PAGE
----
So I would argue that not only blueprinting does not break the spirit of the game, it is (at least one of) the spirit of the game, if you consider it a game about engineering. I understand and respect people who does not enjoy this particular aspect of the game (like I respect people who implement everything from scratch in programming), but not admitting it's an important part of the game is simply wrong.

Re: Is using other people’s blueprints cheating?

Posted: Sun Feb 28, 2021 5:13 pm
by Redpossum
VinaLx wrote:
Sun Feb 28, 2021 8:55 am
It mostly depends on how you enjoy the game. Some considers factorio a puzzle game where you work on individual little problems so they detest blueprinting, which I respect.
But I strongly disagree on the opinions that blueprinting "breaks the spirit of the game". Factorio is a game about engineering, and "blueprinting" (using the existing solution to a specific subproblem to solve a bigger problem) is a common practice in real life, such as in programming (using libraries implemented by others to write your own programs) or in academia (using others' proof to prove your own result). Are they "cheating" in any sense, if you completely copy others' work as the your own accomplishment (plagiarism), yes, but for most of the cases, no.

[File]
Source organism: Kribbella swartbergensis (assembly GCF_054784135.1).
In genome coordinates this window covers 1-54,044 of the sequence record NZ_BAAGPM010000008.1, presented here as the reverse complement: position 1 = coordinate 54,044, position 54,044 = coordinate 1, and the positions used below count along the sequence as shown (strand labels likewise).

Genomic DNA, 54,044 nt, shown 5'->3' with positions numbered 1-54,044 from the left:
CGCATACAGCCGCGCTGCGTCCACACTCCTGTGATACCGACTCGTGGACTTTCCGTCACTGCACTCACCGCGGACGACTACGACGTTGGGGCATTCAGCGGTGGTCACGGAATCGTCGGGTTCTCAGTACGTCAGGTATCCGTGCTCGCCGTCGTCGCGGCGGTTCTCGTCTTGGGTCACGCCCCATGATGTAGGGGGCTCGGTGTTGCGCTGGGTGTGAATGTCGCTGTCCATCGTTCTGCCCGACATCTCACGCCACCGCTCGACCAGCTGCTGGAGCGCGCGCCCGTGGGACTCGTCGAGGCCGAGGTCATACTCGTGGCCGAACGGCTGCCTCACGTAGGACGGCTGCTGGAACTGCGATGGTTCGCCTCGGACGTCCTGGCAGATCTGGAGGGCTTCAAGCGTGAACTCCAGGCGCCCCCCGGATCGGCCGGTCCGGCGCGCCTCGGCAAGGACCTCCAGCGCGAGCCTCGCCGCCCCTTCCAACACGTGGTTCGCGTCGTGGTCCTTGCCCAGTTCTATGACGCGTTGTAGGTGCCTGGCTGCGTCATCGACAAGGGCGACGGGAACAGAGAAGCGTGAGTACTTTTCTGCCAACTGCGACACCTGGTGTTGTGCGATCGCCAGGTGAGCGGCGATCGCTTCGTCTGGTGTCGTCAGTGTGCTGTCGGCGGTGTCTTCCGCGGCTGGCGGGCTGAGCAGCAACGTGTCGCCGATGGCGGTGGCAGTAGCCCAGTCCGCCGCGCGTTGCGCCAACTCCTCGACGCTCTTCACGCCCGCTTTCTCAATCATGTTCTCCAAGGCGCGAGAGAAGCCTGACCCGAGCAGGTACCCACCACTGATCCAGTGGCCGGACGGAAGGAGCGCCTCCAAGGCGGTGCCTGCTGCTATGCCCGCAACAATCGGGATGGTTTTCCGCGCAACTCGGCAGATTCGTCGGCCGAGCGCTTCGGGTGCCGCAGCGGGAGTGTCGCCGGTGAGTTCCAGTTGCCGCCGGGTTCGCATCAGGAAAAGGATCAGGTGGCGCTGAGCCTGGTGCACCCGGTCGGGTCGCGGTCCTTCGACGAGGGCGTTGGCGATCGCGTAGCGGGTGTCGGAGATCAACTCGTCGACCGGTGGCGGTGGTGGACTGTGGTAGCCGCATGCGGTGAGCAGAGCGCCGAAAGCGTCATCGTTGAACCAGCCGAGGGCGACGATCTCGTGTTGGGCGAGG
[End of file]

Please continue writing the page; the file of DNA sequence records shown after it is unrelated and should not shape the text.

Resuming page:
So I would argue that not only blueprinting does not break the spirit of the game, it is (at least one of) the spirit of the game, if you consider it a game about engineering. I understand and respect people who does not enjoy this particular aspect of the game (like I respect people who implement everything from scratch in programming), but not admitting it's an important part of the game is simply wrong.
Very well said, thank you!

Re: Is using other people’s blueprints cheating?

Posted: Sun Feb 28, 2021 8:10 pm
by ptx0
blazespinnaker wrote:
Sat Dec 19, 2020 4:31 pm
Bit of a necropost but I haven't seen this very well discussed before
then i guess you haven't searched.

i wish this topic would just die already.

Re: Is using other people’s blueprints cheating?

Posted: Thu Apr 22, 2021 7:27 am
by taylor1110
I think it is

Re: Is using other people’s blueprints cheating?

Posted: Fri Apr 23, 2021 6:08 pm
by blazespinnaker
VinaLx wrote:
Sun Feb 28, 2021 8:55 am
It mostly depends on how you enjoy the game. Some considers factorio a puzzle game where you work on individual little problems so they detest blueprinting, which I respect.